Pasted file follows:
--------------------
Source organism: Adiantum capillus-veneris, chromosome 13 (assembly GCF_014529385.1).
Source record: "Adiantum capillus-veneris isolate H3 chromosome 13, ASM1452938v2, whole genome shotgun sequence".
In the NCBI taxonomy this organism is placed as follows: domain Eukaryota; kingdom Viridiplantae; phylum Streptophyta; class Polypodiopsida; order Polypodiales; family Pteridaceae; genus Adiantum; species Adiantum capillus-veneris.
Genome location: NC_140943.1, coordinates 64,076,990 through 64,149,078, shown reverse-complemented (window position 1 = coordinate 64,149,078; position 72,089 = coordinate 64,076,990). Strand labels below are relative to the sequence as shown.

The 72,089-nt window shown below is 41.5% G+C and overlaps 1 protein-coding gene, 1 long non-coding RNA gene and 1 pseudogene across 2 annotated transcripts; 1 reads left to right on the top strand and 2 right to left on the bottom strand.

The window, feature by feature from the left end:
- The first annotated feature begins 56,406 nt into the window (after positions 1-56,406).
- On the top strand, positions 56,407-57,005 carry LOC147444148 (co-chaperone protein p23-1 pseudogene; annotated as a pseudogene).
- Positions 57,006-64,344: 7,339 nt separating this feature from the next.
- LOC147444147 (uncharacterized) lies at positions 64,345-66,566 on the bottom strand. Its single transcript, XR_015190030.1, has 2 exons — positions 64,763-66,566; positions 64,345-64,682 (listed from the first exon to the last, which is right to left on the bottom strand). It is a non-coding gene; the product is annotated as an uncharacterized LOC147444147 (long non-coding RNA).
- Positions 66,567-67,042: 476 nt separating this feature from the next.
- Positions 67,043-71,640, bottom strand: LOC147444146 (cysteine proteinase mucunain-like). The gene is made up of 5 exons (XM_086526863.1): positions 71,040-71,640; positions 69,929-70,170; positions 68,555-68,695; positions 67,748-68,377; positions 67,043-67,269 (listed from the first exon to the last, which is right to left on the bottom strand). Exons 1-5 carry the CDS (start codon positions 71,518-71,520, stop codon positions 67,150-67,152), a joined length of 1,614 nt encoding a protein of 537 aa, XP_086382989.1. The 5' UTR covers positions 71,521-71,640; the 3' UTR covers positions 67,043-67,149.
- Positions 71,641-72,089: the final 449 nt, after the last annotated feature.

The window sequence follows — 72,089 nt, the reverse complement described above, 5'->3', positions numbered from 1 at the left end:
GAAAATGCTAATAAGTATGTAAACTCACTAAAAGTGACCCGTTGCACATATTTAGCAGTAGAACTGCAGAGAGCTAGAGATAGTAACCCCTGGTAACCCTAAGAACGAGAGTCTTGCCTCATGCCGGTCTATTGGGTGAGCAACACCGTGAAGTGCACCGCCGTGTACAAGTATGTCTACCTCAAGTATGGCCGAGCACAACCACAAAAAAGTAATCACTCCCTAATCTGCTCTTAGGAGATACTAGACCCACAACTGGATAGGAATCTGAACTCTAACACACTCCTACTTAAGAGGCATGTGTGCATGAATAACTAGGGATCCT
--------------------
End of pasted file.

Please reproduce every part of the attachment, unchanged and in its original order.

Source organism: Adiantum capillus-veneris, chromosome 13 (assembly GCF_014529385.1).
Source record: "Adiantum capillus-veneris isolate H3 chromosome 13, ASM1452938v2, whole genome shotgun sequence".
In the NCBI taxonomy this organism is placed as follows: domain Eukaryota; kingdom Viridiplantae; phylum Streptophyta; class Polypodiopsida; order Polypodiales; family Pteridaceae; genus Adiantum; species Adiantum capillus-veneris.
Genome location: NC_140943.1, coordinates 64,076,990 through 64,149,078, shown reverse-complemented (window position 1 = coordinate 64,149,078; position 72,089 = coordinate 64,076,990). Strand labels below are relative to the sequence as shown.

The 72,089-nt window shown below is 41.5% G+C and overlaps 1 protein-coding gene, 1 long non-coding RNA gene and 1 pseudogene across 2 annotated transcripts; 1 reads left to right on the top strand and 2 right to left on the bottom strand.

The window, feature by feature from the left end:
- The first annotated feature begins 56,406 nt into the window (after positions 1-56,406).
- On the top strand, positions 56,407-57,005 carry LOC147444148 (co-chaperone protein p23-1 pseudogene; annotated as a pseudogene).
- Positions 57,006-64,344: 7,339 nt separating this feature from the next.
- LOC147444147 (uncharacterized) lies at positions 64,345-66,566 on the bottom strand. Its single transcript, XR_015190030.1, has 2 exons — positions 64,763-66,566; positions 64,345-64,682 (listed from the first exon to the last, which is right to left on the bottom strand). It is a non-coding gene; the product is annotated as an uncharacterized LOC147444147 (long non-coding RNA).
- Positions 66,567-67,042: 476 nt separating this feature from the next.
- Positions 67,043-71,640, bottom strand: LOC147444146 (cysteine proteinase mucunain-like). The gene is made up of 5 exons (XM_086526863.1): positions 71,040-71,640; positions 69,929-70,170; positions 68,555-68,695; positions 67,748-68,377; positions 67,043-67,269 (listed from the first exon to the last, which is right to left on the bottom strand). Exons 1-5 carry the CDS (start codon positions 71,518-71,520, stop codon positions 67,150-67,152), a joined length of 1,614 nt encoding a protein of 537 aa, XP_086382989.1. The 5' UTR covers positions 71,521-71,640; the 3' UTR covers positions 67,043-67,149.
- Positions 71,641-72,089: the final 449 nt, after the last annotated feature.

The window sequence follows — 72,089 nt, the reverse complement described above, 5'->3', positions numbered from 1 at the left end:
GAAAATGCTAATAAGTATGTAAACTCACTAAAAGTGACCCGTTGCACATATTTAGCAGTAGAACTGCAGAGAGCTAGAGATAGTAACCCCTGGTAACCCTAAGAACGAGAGTCTTGCCTCATGCCGGTCTATTGGGTGAGCAACACCGTGAAGTGCACCGCCGTGTACAAGTATGTCTACCTCAAGTATGGCCGAGCACAACCACAAAAAAGTAATCACTCCCTAATCTGCTCTTAGGAGATACTAGACCCACAACTGGATAGGAATCTGAACTCTAACACACTCCTACTTAAGAGGCATGTGTGCATGAATAACTAGGGATCCT